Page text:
But we stopped playing at Ricky’s. And I now had a new category of bad Christians at the tender age of 9.
When I was 16 my best friend David died. I’ll tell you that story someday. But the result for me was that, surprisingly, I got interested in religion. It could have gone the other way, but it didn’t.
As David was struggling with his lymphoma, I was reading a ton of stuff about the Bible. And I even read the Bible, too! I was interested in religion but I never went to “church”. I went to “class”. We sat around and took turns trying to be polite while saying what the Bible really meant. On New Years’ eve we had “watch night” where everyone shared their testimony of God’s Love in Our Lives while the kids played games in the basement.
Then David died, and I was angry at God that it was him and not me. One day, a few months later, I was home on a Wednesday evening while my parents were at “class”. The doorbell rang. Our best friends — I’ll call them Jim and Don — stood at the door.
They said “We want to give you this.” They gave me the box of hymnals that for years I had helped to pass out at the Sunday meeting. The handmade wooden box with the brown alligator vinyl covering and the round metal corners. And they gave me the money box, and an envelope with the donations that had been in it neatly accounted for in pencil.
That’s all that happened. It felt odd, because they normally went to Wednesday class and could have given the stuff to my parents there. It was also weird that they didn’t come into the house when I invited them. No pleasantries… they just gave me the stuff politely and left.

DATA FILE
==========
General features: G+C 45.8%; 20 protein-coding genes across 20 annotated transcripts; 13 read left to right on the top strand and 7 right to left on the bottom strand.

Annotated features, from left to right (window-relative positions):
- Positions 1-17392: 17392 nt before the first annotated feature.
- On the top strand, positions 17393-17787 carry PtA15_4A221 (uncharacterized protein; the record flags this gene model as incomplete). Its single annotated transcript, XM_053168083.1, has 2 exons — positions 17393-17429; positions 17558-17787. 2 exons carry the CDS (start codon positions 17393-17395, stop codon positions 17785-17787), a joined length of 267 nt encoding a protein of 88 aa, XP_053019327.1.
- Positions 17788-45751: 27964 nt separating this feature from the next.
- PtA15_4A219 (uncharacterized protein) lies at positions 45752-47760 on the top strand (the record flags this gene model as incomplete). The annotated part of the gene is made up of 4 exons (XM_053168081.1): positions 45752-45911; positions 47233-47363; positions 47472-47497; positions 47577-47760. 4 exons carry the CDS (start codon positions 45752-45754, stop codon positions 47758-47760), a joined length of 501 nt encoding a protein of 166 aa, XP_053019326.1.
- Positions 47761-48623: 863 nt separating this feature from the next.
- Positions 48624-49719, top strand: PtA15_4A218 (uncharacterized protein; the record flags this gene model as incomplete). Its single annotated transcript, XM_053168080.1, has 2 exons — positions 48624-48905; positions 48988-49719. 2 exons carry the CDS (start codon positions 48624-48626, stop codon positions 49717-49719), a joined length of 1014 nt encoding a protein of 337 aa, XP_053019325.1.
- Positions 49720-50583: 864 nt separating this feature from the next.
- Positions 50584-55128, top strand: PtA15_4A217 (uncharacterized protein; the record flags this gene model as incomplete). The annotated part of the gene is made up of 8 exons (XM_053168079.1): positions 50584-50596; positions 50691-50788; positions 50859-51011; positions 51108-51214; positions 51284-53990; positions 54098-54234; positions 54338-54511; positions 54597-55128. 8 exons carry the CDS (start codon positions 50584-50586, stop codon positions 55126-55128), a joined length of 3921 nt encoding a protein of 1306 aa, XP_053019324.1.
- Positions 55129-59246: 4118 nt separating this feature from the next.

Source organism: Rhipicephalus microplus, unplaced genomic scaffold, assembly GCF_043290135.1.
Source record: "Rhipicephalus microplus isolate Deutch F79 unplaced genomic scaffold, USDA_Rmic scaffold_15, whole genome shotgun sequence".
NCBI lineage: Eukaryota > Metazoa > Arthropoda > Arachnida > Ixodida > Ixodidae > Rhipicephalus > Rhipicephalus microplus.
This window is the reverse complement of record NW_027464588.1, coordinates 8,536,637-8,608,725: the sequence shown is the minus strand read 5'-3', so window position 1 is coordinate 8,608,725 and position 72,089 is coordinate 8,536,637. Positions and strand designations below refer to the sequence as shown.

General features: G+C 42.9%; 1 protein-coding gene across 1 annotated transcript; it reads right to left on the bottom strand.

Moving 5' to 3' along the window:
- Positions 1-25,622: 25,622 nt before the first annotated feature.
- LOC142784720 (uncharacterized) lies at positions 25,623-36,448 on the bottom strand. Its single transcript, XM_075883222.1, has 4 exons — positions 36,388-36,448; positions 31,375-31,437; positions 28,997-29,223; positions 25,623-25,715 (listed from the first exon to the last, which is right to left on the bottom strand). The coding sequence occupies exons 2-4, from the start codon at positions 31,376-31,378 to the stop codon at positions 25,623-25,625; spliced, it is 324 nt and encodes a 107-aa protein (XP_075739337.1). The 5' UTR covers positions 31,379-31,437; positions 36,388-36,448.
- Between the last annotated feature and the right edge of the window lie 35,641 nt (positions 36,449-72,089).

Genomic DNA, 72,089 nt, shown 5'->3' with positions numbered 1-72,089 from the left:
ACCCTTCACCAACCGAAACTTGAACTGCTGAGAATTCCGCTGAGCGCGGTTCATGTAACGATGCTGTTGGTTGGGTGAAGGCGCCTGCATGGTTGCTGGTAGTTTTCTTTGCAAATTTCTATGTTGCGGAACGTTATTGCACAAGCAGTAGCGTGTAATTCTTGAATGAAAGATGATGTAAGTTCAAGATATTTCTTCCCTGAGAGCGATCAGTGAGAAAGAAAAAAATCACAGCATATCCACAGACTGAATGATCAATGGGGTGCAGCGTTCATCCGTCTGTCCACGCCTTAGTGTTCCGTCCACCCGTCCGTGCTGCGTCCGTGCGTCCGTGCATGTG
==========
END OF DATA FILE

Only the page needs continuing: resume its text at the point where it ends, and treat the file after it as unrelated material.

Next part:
I was barely conscious that the Sunday before, one of the two elders in the class had not been elected in the annual vote for leaders. They and almost half of the class simply stopped coming. No more monthly get-togethers. No more home-made noodles that Jim’s wife used to make. My parents never explained it to me, and barely mentioned Jim, Don, the other elder and his wife, for years. Sometimes I heard crying, behind my parents’ bedroom door. But stoicism was my main observation.
Our best family friends, who had a boy my age, also stopped coming. And at our monthly conventions around Ohio, I lost my friends Donny Lee, Cherry Sue, John, Susie, and a bunch of others … because the split didn’t just happen in my class. It happened in almost every class across the country.
As with the Saturday morning fisticuffs, I was old enough to form immature opinions about why this surreal altercation happened. I was convinced one side, and only one side, didn’t love The Truth. Of course my parents, a few friends, and me were Faithful. We didn’t want the division, but The Truth was more important than friendships.
Suddenly the issue of “Who are the Christians?” had a new meaning for me.
But I still wasn’t ready to get what “get ready” means.
to be continued….